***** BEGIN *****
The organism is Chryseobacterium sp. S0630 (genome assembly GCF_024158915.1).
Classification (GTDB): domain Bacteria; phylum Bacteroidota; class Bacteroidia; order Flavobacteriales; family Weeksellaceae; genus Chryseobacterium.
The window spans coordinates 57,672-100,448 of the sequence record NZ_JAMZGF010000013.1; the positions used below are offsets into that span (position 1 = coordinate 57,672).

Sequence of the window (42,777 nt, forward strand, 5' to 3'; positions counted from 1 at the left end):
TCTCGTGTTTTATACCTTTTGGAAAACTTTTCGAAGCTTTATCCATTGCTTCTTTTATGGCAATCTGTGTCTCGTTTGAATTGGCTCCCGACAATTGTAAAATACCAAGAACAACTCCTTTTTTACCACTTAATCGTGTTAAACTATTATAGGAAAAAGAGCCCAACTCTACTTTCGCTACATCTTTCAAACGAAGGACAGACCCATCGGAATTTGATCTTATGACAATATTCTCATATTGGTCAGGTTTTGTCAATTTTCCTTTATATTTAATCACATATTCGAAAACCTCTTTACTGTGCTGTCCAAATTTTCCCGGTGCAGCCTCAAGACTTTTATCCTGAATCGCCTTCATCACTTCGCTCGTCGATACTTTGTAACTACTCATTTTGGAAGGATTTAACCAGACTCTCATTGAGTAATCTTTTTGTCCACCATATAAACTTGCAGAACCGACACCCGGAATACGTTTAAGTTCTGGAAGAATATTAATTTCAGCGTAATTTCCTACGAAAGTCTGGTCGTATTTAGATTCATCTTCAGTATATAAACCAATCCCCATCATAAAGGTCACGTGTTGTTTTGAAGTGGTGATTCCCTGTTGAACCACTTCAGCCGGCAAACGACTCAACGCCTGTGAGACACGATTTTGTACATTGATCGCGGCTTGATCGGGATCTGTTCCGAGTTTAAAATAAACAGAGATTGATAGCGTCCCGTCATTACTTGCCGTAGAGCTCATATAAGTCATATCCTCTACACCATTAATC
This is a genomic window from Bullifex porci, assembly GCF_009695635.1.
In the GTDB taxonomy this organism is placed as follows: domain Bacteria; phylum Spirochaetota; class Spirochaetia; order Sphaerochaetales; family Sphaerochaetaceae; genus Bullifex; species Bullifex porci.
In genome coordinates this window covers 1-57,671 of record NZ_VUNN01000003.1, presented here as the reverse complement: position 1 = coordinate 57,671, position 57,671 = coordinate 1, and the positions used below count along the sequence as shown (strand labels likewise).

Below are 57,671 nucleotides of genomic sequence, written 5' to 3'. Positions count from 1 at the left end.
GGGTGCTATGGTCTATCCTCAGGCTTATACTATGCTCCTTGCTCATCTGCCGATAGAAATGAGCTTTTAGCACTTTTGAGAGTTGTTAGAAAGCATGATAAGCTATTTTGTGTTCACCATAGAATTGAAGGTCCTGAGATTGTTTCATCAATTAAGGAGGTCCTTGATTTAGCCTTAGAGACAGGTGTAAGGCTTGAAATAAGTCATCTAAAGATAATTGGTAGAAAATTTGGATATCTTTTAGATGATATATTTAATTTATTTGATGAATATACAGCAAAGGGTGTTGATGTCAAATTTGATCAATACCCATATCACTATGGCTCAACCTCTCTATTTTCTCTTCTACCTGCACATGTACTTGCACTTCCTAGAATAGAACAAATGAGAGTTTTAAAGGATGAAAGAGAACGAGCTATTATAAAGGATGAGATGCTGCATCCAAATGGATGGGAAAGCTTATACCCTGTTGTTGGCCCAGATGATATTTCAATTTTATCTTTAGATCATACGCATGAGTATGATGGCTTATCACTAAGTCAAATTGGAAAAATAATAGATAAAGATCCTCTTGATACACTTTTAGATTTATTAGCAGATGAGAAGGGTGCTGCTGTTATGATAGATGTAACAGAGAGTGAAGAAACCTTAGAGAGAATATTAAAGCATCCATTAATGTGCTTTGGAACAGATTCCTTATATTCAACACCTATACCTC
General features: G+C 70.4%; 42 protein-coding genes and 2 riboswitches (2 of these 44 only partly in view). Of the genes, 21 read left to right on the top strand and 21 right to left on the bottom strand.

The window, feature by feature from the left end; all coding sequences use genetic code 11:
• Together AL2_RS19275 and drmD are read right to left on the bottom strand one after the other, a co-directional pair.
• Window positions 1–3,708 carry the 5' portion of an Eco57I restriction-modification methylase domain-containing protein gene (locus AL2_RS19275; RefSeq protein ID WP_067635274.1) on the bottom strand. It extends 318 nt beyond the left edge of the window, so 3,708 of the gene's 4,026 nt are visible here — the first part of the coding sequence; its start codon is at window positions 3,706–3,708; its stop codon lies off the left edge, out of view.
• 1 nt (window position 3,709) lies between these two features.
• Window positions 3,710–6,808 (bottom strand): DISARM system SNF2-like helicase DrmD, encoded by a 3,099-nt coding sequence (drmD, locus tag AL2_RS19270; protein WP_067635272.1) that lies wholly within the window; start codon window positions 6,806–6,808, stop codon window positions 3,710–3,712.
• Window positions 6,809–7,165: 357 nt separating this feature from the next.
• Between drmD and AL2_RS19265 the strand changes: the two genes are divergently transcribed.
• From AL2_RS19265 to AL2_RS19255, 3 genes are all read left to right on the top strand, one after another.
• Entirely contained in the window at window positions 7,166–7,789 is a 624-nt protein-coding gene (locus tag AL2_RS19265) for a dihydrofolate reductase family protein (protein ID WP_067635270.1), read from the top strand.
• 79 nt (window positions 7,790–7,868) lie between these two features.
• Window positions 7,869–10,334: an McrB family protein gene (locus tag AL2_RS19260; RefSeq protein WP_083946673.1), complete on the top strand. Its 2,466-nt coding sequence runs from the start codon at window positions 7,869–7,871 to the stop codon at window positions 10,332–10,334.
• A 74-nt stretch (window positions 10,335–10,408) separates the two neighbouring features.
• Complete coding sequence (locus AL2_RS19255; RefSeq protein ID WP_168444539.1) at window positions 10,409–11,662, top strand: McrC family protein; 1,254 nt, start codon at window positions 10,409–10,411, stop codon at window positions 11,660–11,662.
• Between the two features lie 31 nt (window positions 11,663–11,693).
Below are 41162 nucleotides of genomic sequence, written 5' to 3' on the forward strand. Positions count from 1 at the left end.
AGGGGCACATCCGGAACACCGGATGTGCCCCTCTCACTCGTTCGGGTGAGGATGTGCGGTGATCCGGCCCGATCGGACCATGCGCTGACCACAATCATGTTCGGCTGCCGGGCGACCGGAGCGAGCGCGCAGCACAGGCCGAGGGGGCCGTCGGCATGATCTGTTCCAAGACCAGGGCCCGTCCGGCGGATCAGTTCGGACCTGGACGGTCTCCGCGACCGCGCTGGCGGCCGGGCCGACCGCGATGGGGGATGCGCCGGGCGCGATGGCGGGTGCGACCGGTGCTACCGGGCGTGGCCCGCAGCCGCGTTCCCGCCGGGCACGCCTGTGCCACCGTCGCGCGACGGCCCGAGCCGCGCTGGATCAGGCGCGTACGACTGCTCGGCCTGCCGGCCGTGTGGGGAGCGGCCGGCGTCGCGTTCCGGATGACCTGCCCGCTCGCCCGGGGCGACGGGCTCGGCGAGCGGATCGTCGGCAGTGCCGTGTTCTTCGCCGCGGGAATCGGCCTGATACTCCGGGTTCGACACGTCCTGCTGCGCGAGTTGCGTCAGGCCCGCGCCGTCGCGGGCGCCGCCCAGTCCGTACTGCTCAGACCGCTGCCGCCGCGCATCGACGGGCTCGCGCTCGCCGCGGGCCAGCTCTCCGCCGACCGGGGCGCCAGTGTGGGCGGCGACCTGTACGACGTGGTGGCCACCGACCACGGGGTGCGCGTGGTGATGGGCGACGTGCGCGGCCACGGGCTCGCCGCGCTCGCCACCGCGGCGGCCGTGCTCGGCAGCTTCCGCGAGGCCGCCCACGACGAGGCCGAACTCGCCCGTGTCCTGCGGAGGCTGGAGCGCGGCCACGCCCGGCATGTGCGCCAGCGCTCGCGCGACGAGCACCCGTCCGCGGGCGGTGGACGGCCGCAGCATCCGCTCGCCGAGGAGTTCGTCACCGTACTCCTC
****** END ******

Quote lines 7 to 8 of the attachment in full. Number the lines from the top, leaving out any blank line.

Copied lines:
In the GTDB taxonomy this organism is placed as follows: domain Bacteria; phylum Spirochaetota; class Spirochaetia; order Sphaerochaetales; family Sphaerochaetaceae; genus Bullifex; species Bullifex porci.
In genome coordinates this window covers 1-57,671 of record NZ_VUNN01000003.1, presented here as the reverse complement: position 1 = coordinate 57,671, position 57,671 = coordinate 1, and the positions used below count along the sequence as shown (strand labels likewise).